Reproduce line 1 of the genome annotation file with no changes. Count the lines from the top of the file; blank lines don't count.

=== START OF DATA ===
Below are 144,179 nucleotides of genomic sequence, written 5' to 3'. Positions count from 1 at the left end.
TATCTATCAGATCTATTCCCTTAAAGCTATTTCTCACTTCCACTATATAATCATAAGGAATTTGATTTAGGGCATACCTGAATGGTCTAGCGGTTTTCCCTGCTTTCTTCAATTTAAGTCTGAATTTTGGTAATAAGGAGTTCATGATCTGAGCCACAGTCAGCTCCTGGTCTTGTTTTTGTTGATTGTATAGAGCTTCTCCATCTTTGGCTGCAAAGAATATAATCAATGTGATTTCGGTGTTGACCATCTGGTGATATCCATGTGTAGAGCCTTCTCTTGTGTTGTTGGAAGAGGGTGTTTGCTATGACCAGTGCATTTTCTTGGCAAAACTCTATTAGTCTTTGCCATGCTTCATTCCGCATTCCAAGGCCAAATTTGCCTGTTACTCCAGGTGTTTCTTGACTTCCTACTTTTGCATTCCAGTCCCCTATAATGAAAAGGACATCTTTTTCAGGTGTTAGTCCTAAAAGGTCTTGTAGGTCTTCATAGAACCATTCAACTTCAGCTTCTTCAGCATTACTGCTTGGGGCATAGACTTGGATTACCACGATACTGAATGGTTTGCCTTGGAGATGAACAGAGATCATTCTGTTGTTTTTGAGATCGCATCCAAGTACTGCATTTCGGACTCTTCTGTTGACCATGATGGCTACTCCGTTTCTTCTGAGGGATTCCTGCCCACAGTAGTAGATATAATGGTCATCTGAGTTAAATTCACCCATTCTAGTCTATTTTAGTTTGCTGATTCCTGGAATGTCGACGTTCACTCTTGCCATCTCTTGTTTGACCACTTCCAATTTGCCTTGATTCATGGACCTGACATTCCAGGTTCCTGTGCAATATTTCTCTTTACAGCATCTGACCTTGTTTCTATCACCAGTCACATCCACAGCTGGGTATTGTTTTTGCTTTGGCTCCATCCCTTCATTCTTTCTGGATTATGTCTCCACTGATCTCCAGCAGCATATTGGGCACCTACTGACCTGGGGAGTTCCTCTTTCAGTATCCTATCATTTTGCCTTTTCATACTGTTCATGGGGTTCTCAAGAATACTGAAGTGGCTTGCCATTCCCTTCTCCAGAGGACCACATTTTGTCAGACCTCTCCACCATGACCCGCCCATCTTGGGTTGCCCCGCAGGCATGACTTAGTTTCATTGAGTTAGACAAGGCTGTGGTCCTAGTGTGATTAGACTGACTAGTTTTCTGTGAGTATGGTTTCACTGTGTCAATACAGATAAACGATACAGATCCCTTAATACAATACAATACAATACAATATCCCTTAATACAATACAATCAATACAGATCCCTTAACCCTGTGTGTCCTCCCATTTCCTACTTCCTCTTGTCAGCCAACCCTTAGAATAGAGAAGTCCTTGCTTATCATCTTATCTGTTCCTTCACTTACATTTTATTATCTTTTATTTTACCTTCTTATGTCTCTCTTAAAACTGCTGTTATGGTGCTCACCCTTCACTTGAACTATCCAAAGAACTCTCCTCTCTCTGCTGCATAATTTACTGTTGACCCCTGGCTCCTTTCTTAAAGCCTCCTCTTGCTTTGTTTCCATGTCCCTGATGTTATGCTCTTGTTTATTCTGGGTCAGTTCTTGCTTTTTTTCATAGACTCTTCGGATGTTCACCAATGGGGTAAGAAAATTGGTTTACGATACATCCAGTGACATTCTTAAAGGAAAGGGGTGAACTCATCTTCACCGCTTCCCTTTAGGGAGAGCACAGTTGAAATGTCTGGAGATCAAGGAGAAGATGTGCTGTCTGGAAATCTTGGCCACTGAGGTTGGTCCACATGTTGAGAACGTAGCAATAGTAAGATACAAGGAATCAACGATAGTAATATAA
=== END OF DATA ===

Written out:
Below are 144,179 nucleotides of genomic sequence, written 5' to 3'. Positions count from 1 at the left end.